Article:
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Colon cancer is among the top five most frequently diagnosed cancers in the United States.
It’s also among the deadliest of cancers, for several reasons.
First, it’s one of the most aggressive (fast-moving) cancers.
Second, in its early stages, it’s often symptom-free.
Unless you’re getting a regularly scheduled colonoscopy (normally every ten years), colon cancer can go undetected until it reaches an advanced stage.
Exercise can reduce your chances of being diagnosed with colon cancer.
But what if you’ve already been diagnosed? What can you do to lower that risk…
Exercise’s powerful impact on cancer recurrence
Dr. Justin Brown has a personal interest in preventing colon cancer.
His father died of metastatic colorectal cancer when he was only 48.
Dr. Brown works at Pennington Biomedical Research Center in Louisiana and has led a study showing that exercise can prevent, and not just delay cancer recurrence in patients previously treated for colon cancer.
Between June 2010 and November 2015, 1,696 patients with stage 3 colon cancer from 654 academic and community oncology centers in the United States and Canada were enrolled in the study. Physical activity was calculated based on self-reporting during and after chemotherapy.
There were three key findings:
- During the study, the rate of cancer recurrence in physically active patients never exceeded that of physically inactive patients.
- Physically active people survived disease-free for about a year after surgery.
- Even when cancer recurred, those who exercised survived for three years after surgery.
The researchers concluded that postoperative physical activity is associated with improved disease-free survival by lowering the recurrence rate within the first year of treatment. This translates into an overall survival benefit.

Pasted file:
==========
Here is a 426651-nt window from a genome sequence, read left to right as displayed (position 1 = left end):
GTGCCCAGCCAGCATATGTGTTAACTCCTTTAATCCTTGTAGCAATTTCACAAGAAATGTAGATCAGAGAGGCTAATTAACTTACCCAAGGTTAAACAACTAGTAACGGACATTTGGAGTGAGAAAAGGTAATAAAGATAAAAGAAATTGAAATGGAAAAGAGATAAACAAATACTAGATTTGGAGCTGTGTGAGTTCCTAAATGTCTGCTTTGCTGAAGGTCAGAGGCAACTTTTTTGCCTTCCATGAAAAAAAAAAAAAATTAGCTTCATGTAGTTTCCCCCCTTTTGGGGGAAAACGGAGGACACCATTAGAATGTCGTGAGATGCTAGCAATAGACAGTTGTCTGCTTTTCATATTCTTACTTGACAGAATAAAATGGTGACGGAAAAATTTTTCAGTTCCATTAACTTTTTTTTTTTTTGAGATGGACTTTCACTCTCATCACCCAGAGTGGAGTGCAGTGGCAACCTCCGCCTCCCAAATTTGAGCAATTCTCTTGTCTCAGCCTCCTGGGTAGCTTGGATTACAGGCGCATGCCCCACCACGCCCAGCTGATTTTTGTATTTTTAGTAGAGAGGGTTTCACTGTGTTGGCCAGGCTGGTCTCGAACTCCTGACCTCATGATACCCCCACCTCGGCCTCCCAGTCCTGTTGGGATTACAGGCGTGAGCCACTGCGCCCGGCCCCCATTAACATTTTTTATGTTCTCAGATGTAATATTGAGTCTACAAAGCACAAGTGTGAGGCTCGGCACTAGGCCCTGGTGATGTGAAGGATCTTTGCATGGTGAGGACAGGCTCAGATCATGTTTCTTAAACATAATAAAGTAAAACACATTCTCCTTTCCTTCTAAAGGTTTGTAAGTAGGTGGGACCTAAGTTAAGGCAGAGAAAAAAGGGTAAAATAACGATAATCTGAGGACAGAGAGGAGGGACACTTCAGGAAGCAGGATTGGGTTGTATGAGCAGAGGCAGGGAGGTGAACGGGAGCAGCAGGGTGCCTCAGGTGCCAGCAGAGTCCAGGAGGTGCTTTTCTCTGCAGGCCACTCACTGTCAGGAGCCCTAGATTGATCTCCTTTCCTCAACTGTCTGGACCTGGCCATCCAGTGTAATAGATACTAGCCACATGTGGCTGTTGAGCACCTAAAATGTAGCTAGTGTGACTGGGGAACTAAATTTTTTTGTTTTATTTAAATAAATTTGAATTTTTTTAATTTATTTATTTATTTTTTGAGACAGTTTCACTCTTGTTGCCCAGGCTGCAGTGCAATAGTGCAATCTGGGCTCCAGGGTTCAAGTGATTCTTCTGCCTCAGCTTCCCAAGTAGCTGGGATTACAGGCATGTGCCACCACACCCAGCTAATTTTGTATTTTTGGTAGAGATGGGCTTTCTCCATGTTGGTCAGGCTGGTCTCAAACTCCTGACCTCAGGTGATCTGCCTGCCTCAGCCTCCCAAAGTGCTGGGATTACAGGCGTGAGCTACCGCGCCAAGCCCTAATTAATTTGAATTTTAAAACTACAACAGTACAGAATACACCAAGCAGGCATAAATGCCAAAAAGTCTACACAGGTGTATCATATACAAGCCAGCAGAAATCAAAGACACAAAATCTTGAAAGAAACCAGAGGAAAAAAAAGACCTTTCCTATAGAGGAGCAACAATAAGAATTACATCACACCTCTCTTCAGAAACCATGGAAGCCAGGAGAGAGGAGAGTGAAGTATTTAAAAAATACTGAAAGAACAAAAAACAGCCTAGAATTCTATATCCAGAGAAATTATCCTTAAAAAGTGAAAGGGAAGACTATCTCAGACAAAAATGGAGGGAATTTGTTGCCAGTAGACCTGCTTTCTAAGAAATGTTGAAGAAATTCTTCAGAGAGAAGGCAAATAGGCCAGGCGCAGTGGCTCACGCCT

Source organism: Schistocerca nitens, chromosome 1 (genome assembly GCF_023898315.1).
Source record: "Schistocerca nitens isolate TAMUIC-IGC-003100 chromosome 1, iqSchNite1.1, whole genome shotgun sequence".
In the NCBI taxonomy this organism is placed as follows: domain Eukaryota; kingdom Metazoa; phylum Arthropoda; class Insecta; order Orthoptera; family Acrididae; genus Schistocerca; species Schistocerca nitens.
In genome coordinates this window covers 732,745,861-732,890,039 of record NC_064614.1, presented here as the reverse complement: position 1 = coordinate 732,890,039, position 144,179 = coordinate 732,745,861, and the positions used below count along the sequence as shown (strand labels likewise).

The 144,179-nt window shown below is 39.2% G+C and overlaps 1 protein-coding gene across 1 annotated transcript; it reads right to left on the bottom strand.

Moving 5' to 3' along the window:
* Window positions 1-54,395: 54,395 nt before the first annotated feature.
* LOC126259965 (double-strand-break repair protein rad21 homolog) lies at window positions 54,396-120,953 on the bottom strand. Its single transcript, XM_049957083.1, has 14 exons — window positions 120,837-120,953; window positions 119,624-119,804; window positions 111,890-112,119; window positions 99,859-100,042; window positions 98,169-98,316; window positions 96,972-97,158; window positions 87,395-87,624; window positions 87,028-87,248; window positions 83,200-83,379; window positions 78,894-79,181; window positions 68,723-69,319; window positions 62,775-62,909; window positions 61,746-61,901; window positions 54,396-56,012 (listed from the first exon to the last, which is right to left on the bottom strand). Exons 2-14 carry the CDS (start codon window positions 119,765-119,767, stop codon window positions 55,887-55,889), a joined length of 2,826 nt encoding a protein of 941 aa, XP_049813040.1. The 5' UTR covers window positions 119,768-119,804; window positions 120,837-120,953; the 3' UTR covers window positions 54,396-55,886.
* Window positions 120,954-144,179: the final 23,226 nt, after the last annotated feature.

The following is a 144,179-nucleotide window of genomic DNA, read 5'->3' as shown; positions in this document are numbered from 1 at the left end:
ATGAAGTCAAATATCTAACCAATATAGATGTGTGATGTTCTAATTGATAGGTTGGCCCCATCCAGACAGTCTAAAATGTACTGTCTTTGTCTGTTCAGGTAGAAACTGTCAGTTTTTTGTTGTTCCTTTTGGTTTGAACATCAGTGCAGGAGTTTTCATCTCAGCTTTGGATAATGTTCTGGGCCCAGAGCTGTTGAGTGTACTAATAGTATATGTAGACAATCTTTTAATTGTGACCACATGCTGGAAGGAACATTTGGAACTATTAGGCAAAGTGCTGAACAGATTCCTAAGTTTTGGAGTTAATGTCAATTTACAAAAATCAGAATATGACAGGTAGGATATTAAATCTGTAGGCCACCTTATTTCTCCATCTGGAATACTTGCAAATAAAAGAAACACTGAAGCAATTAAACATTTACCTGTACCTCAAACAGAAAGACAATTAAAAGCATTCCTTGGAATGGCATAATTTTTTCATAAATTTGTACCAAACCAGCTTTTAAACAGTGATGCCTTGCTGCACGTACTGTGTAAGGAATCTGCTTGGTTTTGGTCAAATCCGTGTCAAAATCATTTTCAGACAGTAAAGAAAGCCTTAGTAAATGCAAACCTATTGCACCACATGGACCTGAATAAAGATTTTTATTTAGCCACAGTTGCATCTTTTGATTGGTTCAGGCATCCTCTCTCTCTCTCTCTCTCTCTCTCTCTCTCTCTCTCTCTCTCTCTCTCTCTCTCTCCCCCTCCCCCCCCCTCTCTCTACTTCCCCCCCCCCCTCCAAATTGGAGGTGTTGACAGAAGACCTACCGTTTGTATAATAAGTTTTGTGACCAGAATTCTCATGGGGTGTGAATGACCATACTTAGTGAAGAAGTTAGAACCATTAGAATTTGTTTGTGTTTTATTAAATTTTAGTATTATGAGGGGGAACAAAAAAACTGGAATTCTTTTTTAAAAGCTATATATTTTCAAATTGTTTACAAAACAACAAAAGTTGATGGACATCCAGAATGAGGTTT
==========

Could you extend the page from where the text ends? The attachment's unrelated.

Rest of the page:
They also found that the benefits of being physically active were more significant if the patient was active shortly after surgery. It’s considered safe for cancer survivors and is recommended during chemotherapy.
You should also know that previous studies have also found that exercise can also reduce the risk of cancer metastasis and by starving it of the glucose it needs to survive..
Other ways to reduce colon cancer risks
Exercise. As I mentioned earlier, exercise is strongly associated with helping avoid cancer in the first place. One study found a combination of strength training and aerobics cut slash the risk of cancer death by 28 percent.
Colonoscopy. I’ll admit that the prep before a colonoscopy is no picnic.
You may not be aware that there are other ways to screen for colon cancer. You can talk with your doctor about these alternatives — but get screened! Doctors are now recommending that screenings begin at age 45.
Cut your calories. A trial involving 154,942 people and spanning eight years found that people who lost weight benefitted from a 46 percent lower risk for colorectal adenoma. Weight gain increased the chances cancer would develop. Participants who put on more than 6.6 pounds over approximately five years were found to be at special risk for colon growths.
Eat the right foods. For starters, here are seven foods that help reduce your risk of colon cancer, even if your genes put you at high risk
Avoid red meat. Scientists have discovered that eating red meat leads to genetic mutations in the tissue of the colon that not only lead to colorectal cancer but make it more deadly.
Eat more fiber. This one may seem kind of obvious, but many of us don’t get enough fiber in our diets. Quite a few fiber-rich foods have been shown to protect you from colon cancer, including:
Supplement vitamin D. Time and again researchers have found a strong correlation between vitamin D levels and colorectal cancer.
Go easy on the antibiotics. Aside from encouraging the growth of antibiotic-resistant bacteria in your gut, researchers think that the overuse of antibiotics may be behind the fact that colon cancer is increasing in people under 50.
Watch your alcohol consumption, especially if colon cancer runs in your family.
Editor’s note: Discover how to live a cancer prevention lifestyle — using foods, vitamins, minerals and herbs — as well as little-known therapies allowed in other countries but denied to you by American mainstream medicine. Click here to discover Surviving Cancer! A Comprehensive Guide to Understanding the Causes, Treatments and Big Business Behind Medicine’s Most Frightening Diagnosis!
Association between physical activity and the time course of cancer recurrence in stage III colon cancer — British Journal of Sports Medicine